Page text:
Pustular Psoriasis: What You Should Know!
While many people understand psoriasis is a skin disorder characterized by thick scaly plaques on the skin, the disease can actually manifest itself in a number of different forms. Pustular psoriasis, for example, is a chronic inflammatory condition that appears on the skin as blisters of noninfectious pus surrounded by red skin. “The appearance is quite different than the pink, scaly plaques characteristic of plaque psoriasis, the more common form of the disease,” says Dr. Adam Mamelak, board-certified dermatologist in Austin, Texas. But both forms of the disease can appear at the same time and in some cases, or one form may follow the other.
The inflammation leading to pustular psoriasis is thought to be an autoimmune response. But the pustular psoriasis outbreaks can be triggered by a number of medical or environmental factors, such as medications, irritating topical agents, overexposure to the sun, stress, and even pregnancy. “The pink skin and pus-filed blisters may look like a skin infection,” says Dr. Mamelak. “But this pus is actually a collection of white blood cells in the top layers of the skin, and the condition is not contagious.”
Dr. Mamelak treats patients with psoriasis at Sanova Dermatology. As he explains, there are three types of pustular psoriasis:
- Von Zumbusch. This type of pustular psoriasis appears as widespread areas of reddened skin that become painful and tender. Over the next day or two, the characteristic pustules dry. This outbreak can be accompanied by other symptoms, such as fever, shivers, itching, headache, muscle weakness, and sometimes joint pain. When symptoms become this severe, the pustules and peeling skin can appear all over the body. This type of psoriasis typically requires hospitalization to keep patients hydrated and for treatment.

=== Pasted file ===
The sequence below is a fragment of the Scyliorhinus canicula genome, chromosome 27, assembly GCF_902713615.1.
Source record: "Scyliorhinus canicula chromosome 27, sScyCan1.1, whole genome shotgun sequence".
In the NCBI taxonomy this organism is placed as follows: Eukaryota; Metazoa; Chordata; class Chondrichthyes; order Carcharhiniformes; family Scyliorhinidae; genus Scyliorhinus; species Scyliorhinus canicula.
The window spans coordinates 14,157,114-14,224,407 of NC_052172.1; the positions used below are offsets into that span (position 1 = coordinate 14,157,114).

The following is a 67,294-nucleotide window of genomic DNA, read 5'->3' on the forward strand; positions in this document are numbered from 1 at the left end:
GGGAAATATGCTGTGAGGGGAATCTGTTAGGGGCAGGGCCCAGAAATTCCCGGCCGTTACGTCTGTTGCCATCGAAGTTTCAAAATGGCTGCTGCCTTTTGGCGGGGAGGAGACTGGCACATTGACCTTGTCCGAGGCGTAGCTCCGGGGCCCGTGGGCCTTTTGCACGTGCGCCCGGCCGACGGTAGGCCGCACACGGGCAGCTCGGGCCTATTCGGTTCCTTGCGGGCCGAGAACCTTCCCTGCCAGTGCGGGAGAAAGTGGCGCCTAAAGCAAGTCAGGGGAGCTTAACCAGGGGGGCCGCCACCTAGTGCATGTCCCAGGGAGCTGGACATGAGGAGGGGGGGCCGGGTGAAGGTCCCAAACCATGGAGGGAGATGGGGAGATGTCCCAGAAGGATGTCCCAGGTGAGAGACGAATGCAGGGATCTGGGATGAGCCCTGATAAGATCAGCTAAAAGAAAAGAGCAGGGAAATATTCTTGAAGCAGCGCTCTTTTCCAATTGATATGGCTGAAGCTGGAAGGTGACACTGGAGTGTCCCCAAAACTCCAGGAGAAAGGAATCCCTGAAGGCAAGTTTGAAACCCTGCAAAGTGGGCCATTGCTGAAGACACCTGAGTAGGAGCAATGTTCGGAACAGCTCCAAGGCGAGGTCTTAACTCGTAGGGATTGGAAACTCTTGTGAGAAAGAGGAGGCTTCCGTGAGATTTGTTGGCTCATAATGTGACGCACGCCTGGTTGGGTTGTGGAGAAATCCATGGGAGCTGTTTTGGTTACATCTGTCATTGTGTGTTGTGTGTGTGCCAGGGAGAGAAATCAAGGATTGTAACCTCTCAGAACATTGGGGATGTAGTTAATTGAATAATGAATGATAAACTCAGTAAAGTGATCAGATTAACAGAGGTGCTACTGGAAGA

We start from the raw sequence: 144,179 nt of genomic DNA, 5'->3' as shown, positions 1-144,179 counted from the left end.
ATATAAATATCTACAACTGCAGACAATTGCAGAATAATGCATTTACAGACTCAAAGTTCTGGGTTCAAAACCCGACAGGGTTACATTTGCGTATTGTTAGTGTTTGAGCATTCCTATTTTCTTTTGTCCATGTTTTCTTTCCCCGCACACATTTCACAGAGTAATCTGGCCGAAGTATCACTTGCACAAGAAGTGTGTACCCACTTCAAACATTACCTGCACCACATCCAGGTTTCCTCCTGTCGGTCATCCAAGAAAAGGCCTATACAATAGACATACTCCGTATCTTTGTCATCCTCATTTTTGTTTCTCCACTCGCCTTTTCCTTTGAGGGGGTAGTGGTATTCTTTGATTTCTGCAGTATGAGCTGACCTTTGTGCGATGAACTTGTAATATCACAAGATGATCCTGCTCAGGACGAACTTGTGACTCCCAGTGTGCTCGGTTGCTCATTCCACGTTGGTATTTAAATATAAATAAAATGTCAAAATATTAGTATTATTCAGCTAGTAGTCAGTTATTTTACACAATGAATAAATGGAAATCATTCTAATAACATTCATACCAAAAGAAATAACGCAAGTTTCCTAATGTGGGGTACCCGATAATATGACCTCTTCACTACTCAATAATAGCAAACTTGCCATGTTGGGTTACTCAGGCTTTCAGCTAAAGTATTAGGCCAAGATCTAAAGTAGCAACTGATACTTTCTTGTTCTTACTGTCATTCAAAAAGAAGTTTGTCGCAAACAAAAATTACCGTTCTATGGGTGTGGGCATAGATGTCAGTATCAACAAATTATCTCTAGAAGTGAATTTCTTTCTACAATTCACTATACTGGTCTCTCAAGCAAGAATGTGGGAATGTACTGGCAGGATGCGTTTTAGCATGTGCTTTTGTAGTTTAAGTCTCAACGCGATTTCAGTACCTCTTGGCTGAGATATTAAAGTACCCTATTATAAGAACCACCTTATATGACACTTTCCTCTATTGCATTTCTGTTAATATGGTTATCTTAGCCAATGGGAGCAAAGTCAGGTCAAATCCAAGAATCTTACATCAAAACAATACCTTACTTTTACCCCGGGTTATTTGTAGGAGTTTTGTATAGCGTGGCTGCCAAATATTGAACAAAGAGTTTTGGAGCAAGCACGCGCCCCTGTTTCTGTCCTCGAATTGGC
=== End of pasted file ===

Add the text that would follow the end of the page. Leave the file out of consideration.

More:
- Palmoplantar pustulosis. “In this variant of the disease, pustules appear typically appear on the palms and the soles of the feet,” says Dr. Mamelak. At first, these pustules appear in a studded pattern on top of red patches of skin. The reddened skin then turns brown, peels, and becomes crusty. This form of pustular psoriasis is often cyclical.
- Acropustulosis. This rare form of the disease appears as skin lesions on the tips of the fingers and toes, often following an injury to the skin or an infection. These painful lesions can be disabling, and in severe cases, the disease can even cause bone changes.
Patients no longer have to suffer from the physical and emotional discomfort that comes with psoriasis. Several good and effective treatments are available, and your dermatologists may opt to use more than one at the same time, or in sequence. “Phototherapy exposes the skin to a special ultraviolet light for therapeutic effect,” says Dr. Mamelak. There is also medication in the form of creams, pills and shots available, that can lead to disease remission and clear skin.
If you would like more information about how to control or treat your psoriasis, please contact us.